Jeb Bush on Jeb Bush's Liabilities
Former Florida Governor Jeb Bush said Tuesday he plans to “actively explore” a presidential run, but official Washington has been chattering about the idea for months—developing a pretty well-known set of hurdles he'd face if he seeks the highest office in the land. Bush, in a bit of preemptive spin, hashed through some of those criticisms in an interview that he gave a Miami TV station on Sunday, during which he all but announced his intention to run.
The Tea Party wing of the Republican Party has drawn a line in the sand (or maybe constructed a fence in Congress) when it comes to immigration. They don't want to see the system overhauled until they feel the southern border is secure. A top concern is ensuring that there is no amnesty for those who have come to the country illegally. The groups' leaders say they can motivate tens of thousands of followers to call, write, donate, and even vote on the issue. Bush has drawn their ire for refusing, at a minimum, to adopt the harsh rhetoric of the right.
“We have a lot of problems to be solved if we fix a few big things and immigration is one of them,” Bush said. “Long story short, if I was to run, I would try to persuade people. I'm not going to change what I believe.” On the question of amnesty, Bush said that “most people come to this country for their families, plain and simple” and that he “doesn't ascribe evil motives for people wanting to put food on the table for their families.” He said those who've broken the law ought to face some kind of “penalty” and need to have a job, learn English, and go to the back of the citizenship line.
Bush's stalwart support for the national learning standards, particularly those known as Common Core, puts him at odds with the far right of his party, which views them as a nationalization of the education system.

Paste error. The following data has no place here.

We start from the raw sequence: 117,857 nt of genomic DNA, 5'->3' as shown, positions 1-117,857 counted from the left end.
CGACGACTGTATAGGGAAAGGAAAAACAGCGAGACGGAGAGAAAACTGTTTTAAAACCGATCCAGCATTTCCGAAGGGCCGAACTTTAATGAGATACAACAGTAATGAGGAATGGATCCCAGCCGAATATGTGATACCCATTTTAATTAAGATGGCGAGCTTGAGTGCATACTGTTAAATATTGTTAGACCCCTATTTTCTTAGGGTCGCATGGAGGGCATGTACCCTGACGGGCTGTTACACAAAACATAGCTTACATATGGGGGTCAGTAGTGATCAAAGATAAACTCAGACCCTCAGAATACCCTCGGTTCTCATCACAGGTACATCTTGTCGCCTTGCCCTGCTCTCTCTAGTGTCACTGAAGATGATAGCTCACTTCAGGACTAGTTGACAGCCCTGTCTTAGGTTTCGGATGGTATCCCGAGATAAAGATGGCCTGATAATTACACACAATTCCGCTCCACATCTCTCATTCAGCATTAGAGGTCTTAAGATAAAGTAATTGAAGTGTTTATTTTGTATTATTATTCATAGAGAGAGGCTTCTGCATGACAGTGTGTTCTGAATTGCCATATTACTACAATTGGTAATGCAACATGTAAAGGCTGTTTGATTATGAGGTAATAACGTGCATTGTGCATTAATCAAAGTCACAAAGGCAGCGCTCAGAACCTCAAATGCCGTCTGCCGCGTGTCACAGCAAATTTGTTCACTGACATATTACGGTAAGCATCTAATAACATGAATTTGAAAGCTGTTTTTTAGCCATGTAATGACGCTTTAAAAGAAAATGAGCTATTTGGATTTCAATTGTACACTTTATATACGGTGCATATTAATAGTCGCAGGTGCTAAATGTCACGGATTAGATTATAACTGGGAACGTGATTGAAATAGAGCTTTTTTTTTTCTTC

The former governor didn't back away from that position in the interview, though he say he shares some of the opponents' concerns. “Curriculum shouldn't come from Washington, D.C. God forbid that would happen,” he said. He added that the federal government shouldn't be able to use its “coercive” powers to “dictate” anything. He went on to defend state-developed programs, including the one he created in Florida, saying they address a common problem that many business, political and educational leaders were detecting. “Our standards are so low that kids graduate from high school and they are not prepared to get a job or go to college,” he said.
Bush's recent forays into private equity, detailed by Bloomberg's Joshua Green and Miles Weiss, led to some speculation that he would face a Mitt Romney problem. That is: Bush's business dealings could be picked apart by opposition researchers looking to connect him to all manner of unpleasantness including layoffs, exporting jobs overseas and closing factories, as happened to the Republican Party's 2012 nominee.
He said it's “flattering” to have his business compared with Romney's Bain Capital, which Bush said the 2012 campaign didn't do a great job explaining to the voters. “We're creating jobs,” he said. “I'm not ashamed of that at all.” Bush also said he would “pull back” from his business investments if he decides to run. “Taking risks and creating job is what we want to have more of.”
Columba Bush, Jeb's wife of four decades, is famously private. A presidential run—and, if successful, a term in the White House—would put her in the spotlight in a way that many observers have suggested she would dislike—pushing Jeb toward not running.
“She's on board,” Bush said. “She was a great first lady in Florida. She's a normal person.” He added: “She doesn't wake up reading Politico-dot-com. That's why I love her.”